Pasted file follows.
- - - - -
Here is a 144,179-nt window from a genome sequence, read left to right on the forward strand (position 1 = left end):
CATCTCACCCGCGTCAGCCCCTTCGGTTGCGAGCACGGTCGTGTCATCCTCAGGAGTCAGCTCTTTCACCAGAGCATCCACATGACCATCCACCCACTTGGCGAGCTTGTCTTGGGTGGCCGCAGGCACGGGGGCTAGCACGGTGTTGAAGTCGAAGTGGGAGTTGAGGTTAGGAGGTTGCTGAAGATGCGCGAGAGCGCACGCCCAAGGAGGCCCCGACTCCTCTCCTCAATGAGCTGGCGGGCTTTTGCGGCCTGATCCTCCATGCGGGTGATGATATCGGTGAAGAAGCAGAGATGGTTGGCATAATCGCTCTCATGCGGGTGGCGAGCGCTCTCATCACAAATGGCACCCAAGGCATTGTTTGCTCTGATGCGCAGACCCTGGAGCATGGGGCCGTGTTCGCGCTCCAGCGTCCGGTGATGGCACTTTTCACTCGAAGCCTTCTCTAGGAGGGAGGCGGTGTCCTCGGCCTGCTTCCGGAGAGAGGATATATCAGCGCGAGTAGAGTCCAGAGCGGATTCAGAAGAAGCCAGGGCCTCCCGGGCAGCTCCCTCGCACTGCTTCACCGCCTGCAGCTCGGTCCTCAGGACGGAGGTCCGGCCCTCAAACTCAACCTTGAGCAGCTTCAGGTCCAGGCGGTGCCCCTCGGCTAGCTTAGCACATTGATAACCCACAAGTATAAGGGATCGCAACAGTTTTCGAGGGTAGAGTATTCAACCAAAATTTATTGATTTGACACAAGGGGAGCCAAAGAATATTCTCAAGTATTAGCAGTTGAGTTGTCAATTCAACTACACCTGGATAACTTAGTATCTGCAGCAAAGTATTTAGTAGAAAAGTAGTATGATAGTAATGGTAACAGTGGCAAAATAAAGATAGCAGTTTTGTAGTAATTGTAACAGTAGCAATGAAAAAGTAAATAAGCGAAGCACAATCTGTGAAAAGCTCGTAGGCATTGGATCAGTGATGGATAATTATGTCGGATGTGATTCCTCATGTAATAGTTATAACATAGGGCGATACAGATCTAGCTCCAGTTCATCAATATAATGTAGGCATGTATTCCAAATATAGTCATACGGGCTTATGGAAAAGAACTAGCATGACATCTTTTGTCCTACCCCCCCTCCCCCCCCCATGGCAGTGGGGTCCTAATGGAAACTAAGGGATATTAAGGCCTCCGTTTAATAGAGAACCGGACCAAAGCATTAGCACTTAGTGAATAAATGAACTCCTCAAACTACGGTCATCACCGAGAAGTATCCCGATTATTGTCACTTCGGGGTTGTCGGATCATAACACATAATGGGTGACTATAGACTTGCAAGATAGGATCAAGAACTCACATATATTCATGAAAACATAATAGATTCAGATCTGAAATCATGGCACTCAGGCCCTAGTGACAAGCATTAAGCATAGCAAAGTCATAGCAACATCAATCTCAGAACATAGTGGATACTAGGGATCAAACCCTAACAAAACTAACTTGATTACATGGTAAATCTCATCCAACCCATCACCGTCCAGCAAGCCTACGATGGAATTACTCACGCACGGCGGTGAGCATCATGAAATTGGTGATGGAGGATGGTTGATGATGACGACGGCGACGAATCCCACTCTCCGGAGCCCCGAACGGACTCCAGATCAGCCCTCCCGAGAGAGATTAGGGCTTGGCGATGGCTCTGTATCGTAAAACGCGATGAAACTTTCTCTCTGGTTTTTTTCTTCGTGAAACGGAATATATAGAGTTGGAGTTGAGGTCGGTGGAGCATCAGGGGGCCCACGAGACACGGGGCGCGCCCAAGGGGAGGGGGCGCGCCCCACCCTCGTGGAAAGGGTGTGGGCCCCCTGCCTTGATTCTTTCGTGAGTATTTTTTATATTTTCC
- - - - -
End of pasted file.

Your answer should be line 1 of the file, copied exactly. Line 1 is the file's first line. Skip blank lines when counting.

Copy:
Here is a 144,179-nt window from a genome sequence, read left to right on the forward strand (position 1 = left end):